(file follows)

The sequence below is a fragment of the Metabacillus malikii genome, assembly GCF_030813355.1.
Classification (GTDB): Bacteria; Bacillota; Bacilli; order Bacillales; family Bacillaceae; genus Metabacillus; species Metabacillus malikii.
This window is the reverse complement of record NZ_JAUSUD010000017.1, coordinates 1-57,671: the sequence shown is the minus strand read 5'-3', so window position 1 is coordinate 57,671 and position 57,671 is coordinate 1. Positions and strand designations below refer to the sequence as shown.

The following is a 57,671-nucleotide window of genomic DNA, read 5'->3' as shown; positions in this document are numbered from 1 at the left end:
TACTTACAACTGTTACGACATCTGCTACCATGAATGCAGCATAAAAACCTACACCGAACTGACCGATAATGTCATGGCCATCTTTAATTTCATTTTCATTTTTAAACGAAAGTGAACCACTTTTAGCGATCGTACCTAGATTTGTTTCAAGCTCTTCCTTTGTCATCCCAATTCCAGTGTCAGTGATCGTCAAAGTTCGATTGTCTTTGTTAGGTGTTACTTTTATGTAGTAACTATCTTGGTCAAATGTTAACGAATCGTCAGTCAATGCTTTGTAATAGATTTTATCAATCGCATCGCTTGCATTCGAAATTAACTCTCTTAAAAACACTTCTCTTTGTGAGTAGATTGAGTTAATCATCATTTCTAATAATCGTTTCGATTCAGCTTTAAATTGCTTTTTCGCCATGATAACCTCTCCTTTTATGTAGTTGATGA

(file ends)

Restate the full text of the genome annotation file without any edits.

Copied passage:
The sequence below is a fragment of the Metabacillus malikii genome, assembly GCF_030813355.1.
Classification (GTDB): Bacteria; Bacillota; Bacilli; order Bacillales; family Bacillaceae; genus Metabacillus; species Metabacillus malikii.
This window is the reverse complement of record NZ_JAUSUD010000017.1, coordinates 1-57,671: the sequence shown is the minus strand read 5'-3', so window position 1 is coordinate 57,671 and position 57,671 is coordinate 1. Positions and strand designations below refer to the sequence as shown.

The following is a 57,671-nucleotide window of genomic DNA, read 5'->3' as shown; positions in this document are numbered from 1 at the left end:
TACTTACAACTGTTACGACATCTGCTACCATGAATGCAGCATAAAAACCTACACCGAACTGACCGATAATGTCATGGCCATCTTTAATTTCATTTTCATTTTTAAACGAAAGTGAACCACTTTTAGCGATCGTACCTAGATTTGTTTCAAGCTCTTCCTTTGTCATCCCAATTCCAGTGTCAGTGATCGTCAAAGTTCGATTGTCTTTGTTAGGTGTTACTTTTATGTAGTAACTATCTTGGTCAAATGTTAACGAATCGTCAGTCAATGCTTTGTAATAGATTTTATCAATCGCATCGCTTGCATTCGAAATTAACTCTCTTAAAAACACTTCTCTTTGTGAGTAGATTGAGTTAATCATCATTTCTAATAATCGTTTCGATTCAGCTTTAAATTGCTTTTTCGCCATGATAACCTCTCCTTTTATGTAGTTGATGA